I just registered. So I'm late to the thread and responding to the initial post. I share that common difficulty. Helpful to me is persistent effort all day, starting with mere awareness of postures upon waking. I try not to beat myself up when it goes no further and pat myself on the back when I've repeatedly made the effort, even if only that was the best I could do. Repeated effort becomes habit. I find the growing habits of effort to return to the intended object of contemplation and nurturing the internal joy of making the best effort I can both conducive to sitting meditation, as there is no radical shift into it. Not always but usually, I find sitting becomes just a more conducive posture for that continual effort.

    RefugeelobsterKannon
  • federicafederica seeker of the clear blue sky Its better to remain silent and be thought a fool, than to speak out and remove all doubt Moderator

    Welcome, @Snakeskin and thank you for your comment!

  • SnakeskinSnakeskin Texas, USA Explorer

    Thanks for the welcome, @federica. :)

  • KannonKannon NAMU AMIDA BUTSU Ach-To Veteran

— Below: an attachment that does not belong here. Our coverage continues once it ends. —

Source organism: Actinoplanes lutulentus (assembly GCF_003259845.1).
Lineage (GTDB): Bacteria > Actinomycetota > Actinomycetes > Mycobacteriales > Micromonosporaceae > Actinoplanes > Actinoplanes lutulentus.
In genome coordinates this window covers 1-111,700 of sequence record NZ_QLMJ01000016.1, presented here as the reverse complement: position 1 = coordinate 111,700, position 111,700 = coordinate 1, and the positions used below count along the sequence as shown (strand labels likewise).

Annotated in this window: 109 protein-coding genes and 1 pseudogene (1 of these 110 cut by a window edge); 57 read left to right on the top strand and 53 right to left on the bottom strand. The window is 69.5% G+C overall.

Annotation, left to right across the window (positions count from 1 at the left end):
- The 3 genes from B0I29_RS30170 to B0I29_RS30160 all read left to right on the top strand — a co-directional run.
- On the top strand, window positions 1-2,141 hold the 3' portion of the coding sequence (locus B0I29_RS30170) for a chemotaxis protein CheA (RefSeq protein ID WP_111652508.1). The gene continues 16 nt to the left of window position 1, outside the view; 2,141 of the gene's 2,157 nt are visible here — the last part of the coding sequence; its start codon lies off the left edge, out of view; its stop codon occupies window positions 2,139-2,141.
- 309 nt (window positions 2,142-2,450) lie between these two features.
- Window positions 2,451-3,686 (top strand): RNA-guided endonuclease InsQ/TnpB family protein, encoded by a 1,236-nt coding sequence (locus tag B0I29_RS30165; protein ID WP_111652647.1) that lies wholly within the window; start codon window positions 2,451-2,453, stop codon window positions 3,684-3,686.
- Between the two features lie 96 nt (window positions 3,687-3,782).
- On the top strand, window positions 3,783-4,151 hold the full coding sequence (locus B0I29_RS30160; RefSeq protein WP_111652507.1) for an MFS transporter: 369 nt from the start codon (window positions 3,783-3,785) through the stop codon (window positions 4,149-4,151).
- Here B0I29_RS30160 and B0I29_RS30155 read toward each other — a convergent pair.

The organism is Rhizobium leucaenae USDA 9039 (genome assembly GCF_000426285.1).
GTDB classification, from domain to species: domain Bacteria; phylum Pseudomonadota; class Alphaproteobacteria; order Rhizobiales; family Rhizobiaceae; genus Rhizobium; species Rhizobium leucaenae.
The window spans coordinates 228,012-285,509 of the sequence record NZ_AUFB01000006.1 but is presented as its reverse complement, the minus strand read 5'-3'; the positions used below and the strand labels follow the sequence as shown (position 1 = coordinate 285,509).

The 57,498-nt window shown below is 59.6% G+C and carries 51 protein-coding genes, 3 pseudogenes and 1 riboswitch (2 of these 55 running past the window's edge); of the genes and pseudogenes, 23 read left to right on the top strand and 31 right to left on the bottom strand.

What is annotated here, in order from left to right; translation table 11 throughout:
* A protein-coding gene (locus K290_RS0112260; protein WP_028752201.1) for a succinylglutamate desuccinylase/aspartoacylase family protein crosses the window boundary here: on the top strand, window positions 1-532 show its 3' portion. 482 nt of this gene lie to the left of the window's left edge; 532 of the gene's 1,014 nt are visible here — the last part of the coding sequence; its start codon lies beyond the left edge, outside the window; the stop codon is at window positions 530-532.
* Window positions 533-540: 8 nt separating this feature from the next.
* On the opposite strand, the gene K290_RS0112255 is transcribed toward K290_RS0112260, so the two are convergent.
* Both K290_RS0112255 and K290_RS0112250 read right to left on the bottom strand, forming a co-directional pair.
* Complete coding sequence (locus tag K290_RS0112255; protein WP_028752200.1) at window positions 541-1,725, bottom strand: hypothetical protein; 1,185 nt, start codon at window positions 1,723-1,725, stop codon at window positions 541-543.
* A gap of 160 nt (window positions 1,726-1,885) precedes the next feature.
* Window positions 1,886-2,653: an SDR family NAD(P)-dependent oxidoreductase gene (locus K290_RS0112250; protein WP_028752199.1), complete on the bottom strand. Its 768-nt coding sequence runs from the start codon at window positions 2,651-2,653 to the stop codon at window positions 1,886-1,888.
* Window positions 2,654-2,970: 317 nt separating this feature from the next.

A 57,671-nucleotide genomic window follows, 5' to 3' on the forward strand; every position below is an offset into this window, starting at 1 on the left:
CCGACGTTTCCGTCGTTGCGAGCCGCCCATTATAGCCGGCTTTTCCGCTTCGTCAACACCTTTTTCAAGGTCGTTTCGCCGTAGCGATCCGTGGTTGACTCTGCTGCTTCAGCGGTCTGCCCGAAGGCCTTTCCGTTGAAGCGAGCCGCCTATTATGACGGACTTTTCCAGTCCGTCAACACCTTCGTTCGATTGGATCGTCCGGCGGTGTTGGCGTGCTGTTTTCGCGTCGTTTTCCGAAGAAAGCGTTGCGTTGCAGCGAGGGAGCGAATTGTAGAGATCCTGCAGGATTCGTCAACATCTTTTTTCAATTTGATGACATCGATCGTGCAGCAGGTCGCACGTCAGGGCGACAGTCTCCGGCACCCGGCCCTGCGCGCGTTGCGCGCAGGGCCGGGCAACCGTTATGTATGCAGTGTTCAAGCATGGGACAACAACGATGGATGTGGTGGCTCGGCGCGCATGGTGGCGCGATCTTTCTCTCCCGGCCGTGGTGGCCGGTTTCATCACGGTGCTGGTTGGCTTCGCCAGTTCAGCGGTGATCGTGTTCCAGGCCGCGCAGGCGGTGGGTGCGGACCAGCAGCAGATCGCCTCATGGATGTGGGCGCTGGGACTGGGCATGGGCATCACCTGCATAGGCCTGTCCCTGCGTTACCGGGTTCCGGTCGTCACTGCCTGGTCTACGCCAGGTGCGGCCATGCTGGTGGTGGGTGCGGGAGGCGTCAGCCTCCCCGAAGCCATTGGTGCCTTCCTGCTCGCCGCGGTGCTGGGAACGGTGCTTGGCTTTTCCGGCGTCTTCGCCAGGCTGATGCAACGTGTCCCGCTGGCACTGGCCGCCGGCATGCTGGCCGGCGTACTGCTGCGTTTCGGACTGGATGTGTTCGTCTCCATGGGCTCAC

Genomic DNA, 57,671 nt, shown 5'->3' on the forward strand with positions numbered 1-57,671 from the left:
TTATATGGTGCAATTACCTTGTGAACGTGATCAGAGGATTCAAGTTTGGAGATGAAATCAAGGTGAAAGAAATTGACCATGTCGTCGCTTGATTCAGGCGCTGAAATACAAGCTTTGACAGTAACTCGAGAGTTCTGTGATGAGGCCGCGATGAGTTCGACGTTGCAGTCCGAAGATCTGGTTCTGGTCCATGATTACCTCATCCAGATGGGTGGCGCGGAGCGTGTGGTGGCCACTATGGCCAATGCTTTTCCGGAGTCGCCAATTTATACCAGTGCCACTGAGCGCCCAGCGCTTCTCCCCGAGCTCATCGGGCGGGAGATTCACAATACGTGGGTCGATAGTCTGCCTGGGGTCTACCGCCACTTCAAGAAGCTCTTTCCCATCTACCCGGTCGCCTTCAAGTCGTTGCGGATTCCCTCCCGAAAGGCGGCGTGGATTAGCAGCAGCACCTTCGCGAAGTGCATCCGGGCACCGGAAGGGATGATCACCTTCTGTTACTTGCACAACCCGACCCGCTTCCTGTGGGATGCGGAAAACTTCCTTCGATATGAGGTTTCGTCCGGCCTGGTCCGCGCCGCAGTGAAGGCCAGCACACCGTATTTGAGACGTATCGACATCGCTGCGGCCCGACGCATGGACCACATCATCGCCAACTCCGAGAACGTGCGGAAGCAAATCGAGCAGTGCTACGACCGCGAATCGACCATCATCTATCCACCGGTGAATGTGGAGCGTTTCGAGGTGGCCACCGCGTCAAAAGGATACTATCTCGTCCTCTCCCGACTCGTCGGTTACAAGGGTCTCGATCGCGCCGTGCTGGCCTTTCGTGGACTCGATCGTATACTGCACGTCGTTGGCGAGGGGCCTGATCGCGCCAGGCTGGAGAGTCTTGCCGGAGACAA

@IronRabbit too bad I can't give you all 3 points!

  • @Snakeskin said:
    Not always but usually, I find sitting becomes just a more conducive posture for that continual effort.

    Bravo.
    Meditation in its purest form, does not begin, does not end. Sometimes it is more formal/conducive.

    How to do without effort?

  • SpinyNormanSpinyNorman It's still all old bollocks Veteran
    edited September 12

    @lobster said:> - a flower, candle, stone, image,

    Also the sea, the clouds, some trees - nature is a wonderful teacher!

    PS unless it's raining. :p

    Kerome
  • KeromeKerome Did I fall in the forest? Europe Veteran

    @SpinyNorman said:

    @lobster said:> - a flower, candle, stone, image,

    Also the sea, the clouds, some trees - nature is a wonderful teacher!

    PS unless it's raining. :p

    Yeah, melancholy can come on the wings of sweeping rains. It visited me yesterday, and I made the mistake of trying to peer into the future and examined the relationship between aging single males and their parents through the lens of Google. I slept badly and had dark, emotional dreams and have been considerably out of whack today.

    You think you're doing ok, and suddenly a different aspect of samsara comes visiting.

  • SpinyNormanSpinyNorman It's still all old bollocks Veteran

    @Kerome said:> You think you're doing ok, and suddenly a different aspect of samsara comes visiting.

    Yeah, it's like they say: "Shit happens!" ( not a bad description of dukkha really )

    lobster